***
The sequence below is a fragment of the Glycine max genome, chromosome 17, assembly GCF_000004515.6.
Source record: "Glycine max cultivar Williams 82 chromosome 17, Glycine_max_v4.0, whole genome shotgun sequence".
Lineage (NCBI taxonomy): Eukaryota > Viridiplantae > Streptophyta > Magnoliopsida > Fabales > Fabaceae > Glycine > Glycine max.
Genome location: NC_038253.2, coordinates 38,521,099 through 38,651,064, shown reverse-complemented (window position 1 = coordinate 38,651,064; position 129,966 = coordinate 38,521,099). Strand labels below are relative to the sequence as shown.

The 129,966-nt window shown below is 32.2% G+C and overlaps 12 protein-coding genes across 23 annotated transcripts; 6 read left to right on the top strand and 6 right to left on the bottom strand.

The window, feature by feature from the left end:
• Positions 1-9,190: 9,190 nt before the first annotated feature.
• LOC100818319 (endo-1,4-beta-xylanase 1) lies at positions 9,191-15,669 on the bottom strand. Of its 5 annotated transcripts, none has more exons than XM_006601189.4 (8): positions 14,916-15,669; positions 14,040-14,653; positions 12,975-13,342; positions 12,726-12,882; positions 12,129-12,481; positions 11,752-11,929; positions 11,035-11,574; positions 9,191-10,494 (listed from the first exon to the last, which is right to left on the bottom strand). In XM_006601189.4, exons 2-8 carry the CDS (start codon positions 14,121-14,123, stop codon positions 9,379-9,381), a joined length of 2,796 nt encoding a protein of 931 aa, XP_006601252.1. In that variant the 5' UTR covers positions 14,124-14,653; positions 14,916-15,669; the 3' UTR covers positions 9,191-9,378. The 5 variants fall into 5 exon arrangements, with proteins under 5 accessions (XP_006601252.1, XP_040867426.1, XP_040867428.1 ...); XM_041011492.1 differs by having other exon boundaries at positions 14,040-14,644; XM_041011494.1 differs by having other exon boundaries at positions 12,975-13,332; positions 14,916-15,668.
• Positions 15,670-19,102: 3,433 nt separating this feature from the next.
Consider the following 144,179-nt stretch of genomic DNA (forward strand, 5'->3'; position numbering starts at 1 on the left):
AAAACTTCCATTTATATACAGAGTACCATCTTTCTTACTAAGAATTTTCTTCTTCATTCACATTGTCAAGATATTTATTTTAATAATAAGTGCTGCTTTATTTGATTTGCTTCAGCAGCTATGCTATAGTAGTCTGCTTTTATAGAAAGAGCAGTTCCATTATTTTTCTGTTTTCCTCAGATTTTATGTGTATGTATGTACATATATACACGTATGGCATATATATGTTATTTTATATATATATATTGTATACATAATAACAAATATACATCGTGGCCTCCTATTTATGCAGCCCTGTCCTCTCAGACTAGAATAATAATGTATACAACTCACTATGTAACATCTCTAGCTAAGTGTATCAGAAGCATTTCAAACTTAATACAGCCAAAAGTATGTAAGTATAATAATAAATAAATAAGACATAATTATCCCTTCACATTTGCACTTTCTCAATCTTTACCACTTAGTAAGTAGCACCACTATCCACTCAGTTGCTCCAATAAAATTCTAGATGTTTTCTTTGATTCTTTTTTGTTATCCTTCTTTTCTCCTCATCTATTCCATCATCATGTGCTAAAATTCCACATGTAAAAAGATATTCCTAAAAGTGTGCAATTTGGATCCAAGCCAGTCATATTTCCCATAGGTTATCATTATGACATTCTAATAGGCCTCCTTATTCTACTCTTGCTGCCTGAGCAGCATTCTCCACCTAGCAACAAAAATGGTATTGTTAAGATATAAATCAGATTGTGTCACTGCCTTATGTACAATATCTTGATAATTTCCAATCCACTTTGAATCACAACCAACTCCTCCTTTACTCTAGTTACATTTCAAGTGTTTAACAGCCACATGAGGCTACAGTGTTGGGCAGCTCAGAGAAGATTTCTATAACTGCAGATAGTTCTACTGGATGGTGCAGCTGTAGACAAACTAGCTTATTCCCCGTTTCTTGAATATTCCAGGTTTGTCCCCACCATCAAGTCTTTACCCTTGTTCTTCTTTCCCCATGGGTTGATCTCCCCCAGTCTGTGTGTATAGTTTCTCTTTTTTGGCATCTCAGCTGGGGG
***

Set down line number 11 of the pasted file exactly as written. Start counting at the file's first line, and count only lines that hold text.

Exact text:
AAAACTTCCATTTATATACAGAGTACCATCTTTCTTACTAAGAATTTTCTTCTTCATTCACATTGTCAAGATATTTATTTTAATAATAAGTGCTGCTTTATTTGATTTGCTTCAGCAGCTATGCTATAGTAGTCTGCTTTTATAGAAAGAGCAGTTCCATTATTTTTCTGTTTTCCTCAGATTTTATGTGTATGTATGTACATATATACACGTATGGCATATATATGTTATTTTATATATATATATTGTATACATAATAACAAATATACATCGTGGCCTCCTATTTATGCAGCCCTGTCCTCTCAGACTAGAATAATAATGTATACAACTCACTATGTAACATCTCTAGCTAAGTGTATCAGAAGCATTTCAAACTTAATACAGCCAAAAGTATGTAAGTATAATAATAAATAAATAAGACATAATTATCCCTTCACATTTGCACTTTCTCAATCTTTACCACTTAGTAAGTAGCACCACTATCCACTCAGTTGCTCCAATAAAATTCTAGATGTTTTCTTTGATTCTTTTTTGTTATCCTTCTTTTCTCCTCATCTATTCCATCATCATGTGCTAAAATTCCACATGTAAAAAGATATTCCTAAAAGTGTGCAATTTGGATCCAAGCCAGTCATATTTCCCATAGGTTATCATTATGACATTCTAATAGGCCTCCTTATTCTACTCTTGCTGCCTGAGCAGCATTCTCCACCTAGCAACAAAAATGGTATTGTTAAGATATAAATCAGATTGTGTCACTGCCTTATGTACAATATCTTGATAATTTCCAATCCACTTTGAATCACAACCAACTCCTCCTTTACTCTAGTTACATTTCAAGTGTTTAACAGCCACATGAGGCTACAGTGTTGGGCAGCTCAGAGAAGATTTCTATAACTGCAGATAGTTCTACTGGATGGTGCAGCTGTAGACAAACTAGCTTATTCCCCGTTTCTTGAATATTCCAGGTTTGTCCCCACCATCAAGTCTTTACCCTTGTTCTTCTTTCCCCATGGGTTGATCTCCCCCAGTCTGTGTGTATAGTTTCTCTTTTTTGGCATCTCAGCTGGGGG